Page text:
Scaling up maternal nutrition programs to improve birth outcomes: a review of implementation issues.

Cesar G. Victora, Fernando C. Barros, Maria Cecilia Assunção, Maria Clara Restrepo-Méndez, Alicia Matijasevich, Reynaldo Martorell

Research output: Contribution to journalArticlepeer-review

Abstract

Maternal nutrition interventions are efficacious in improving birth outcomes. It is important to demonstrate that if delivered in field conditions they produce improvements in health and nutrition. Analyses of scaling-up of five program implemented in several countries. These include micronutrient supplementation, food fortification, food supplements, nutrition education and counseling, and conditional cash transfers (as a platform for delivering interventions). Evidence on impact and cost-effectiveness is assessed, especially on achieving high, equitable, and sustained coverage, and reasons for success or failure Systematic review of articles on large-scale programs in several databases. Two separate reviewers carried out independent searches. A separate review of the gray literature was carried out including websites of the most important organizations leading with these programs. With Google Scholar a detailed review of the 100 most frequently cited references on each of the five above topics was conducted. Food fortification programs: iron and folic acid fortification were less successful than salt iodization initiatives, as the latter attracted more advocacy. Micronutrient supplementation programs: Nicaragua and Nepal achieved good coverage. Key elements of success are antenatal care coverage, ensuring availability of tablets, and improving compliance. Integrated nutrition programs in India, Bangladesh, and Madagascar with food supplementation and/or behavioral change interventions report improved coverage and behaviors, but achievements are below targets. The Mexican conditional cash transfer program provides a good example of use of this platform to deliver maternal nutritional interventions. Programs differ in complexity, and key elements for success vary with the type of program and the context in which they operate. Special attention must be given to equity, as even with improved overall coverage and impact inequalities may even be increased. Finally, much greater investments are needed in independent monitoring and evaluation.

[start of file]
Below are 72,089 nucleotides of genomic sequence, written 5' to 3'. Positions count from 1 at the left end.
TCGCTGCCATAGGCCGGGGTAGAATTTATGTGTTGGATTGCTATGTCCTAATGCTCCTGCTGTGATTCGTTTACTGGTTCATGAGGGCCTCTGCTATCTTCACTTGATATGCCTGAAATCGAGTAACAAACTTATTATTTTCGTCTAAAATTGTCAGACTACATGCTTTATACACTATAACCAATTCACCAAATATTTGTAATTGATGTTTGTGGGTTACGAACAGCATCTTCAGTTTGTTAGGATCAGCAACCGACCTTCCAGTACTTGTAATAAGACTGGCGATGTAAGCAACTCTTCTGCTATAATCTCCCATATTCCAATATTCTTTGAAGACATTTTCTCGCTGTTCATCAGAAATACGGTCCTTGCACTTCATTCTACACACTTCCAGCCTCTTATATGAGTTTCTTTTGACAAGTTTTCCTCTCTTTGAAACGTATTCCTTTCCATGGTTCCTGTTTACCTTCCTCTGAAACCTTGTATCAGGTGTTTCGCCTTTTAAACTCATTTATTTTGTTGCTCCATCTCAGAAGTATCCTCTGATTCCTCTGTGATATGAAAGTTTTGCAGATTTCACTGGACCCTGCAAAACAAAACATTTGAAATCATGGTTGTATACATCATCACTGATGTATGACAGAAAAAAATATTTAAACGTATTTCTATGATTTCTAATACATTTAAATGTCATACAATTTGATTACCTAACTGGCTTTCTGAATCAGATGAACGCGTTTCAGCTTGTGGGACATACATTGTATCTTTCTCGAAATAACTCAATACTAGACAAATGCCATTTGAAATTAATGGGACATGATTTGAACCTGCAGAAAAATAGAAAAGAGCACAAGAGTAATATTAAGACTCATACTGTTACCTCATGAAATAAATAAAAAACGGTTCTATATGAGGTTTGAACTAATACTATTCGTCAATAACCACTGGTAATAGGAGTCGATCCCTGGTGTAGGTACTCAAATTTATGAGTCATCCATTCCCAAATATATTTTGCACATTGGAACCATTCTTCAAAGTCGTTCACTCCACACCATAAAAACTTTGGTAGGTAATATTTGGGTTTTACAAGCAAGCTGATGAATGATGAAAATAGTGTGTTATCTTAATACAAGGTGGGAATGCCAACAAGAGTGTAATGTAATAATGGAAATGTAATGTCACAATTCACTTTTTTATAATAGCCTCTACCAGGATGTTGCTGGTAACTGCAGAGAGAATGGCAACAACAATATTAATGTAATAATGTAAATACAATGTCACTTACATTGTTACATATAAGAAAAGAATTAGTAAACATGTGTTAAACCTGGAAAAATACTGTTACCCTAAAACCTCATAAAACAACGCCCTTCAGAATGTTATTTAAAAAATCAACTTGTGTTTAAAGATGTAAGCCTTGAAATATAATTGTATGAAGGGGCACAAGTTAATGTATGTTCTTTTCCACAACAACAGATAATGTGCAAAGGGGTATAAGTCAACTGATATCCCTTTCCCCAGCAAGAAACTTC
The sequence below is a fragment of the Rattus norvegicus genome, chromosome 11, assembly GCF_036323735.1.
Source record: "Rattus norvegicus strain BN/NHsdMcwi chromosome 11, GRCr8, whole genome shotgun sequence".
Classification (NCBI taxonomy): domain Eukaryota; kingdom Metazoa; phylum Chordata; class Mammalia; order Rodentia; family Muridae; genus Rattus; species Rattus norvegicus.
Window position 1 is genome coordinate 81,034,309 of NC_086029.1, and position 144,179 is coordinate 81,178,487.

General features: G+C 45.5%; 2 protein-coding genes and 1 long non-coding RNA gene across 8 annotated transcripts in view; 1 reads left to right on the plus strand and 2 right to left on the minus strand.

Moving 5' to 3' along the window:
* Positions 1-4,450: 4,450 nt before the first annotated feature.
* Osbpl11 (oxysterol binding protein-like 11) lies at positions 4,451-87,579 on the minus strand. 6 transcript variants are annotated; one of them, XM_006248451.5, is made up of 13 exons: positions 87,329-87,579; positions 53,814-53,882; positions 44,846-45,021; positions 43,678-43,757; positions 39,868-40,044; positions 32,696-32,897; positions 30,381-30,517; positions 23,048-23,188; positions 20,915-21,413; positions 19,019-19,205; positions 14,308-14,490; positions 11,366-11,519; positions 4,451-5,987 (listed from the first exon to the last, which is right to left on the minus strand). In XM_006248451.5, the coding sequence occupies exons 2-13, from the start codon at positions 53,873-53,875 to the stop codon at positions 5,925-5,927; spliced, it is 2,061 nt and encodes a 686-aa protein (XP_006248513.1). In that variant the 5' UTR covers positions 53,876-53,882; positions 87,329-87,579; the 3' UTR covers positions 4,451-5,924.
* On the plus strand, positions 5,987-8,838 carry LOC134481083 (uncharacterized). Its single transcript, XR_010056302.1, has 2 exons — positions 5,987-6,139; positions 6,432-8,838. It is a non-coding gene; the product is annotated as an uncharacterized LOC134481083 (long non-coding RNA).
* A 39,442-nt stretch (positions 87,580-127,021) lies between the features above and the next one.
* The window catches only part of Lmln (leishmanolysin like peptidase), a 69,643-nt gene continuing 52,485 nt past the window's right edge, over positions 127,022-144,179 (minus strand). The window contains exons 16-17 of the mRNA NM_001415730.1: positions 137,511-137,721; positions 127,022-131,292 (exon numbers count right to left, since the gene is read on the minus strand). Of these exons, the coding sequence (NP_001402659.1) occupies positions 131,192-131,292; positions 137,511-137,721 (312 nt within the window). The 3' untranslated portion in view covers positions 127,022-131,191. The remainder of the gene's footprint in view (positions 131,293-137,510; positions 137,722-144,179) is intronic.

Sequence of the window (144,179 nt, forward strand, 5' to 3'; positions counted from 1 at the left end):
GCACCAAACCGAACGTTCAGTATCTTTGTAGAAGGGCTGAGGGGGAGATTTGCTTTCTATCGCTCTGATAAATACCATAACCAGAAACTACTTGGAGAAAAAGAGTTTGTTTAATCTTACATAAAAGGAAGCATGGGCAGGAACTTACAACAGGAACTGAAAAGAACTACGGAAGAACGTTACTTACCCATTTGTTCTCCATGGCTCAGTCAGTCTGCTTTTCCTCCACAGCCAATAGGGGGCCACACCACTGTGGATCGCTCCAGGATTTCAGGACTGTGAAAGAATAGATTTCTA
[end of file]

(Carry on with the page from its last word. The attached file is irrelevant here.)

Original languageEnglish (US)
JournalFood and Nutrition Bulletin
Volume33
Issue number2 Suppl
StatePublished - Jun 2012
Externally publishedYes

ASJC Scopus subject areas

  • Geography, Planning and Development
  • Nutrition and Dietetics
  • Food Science

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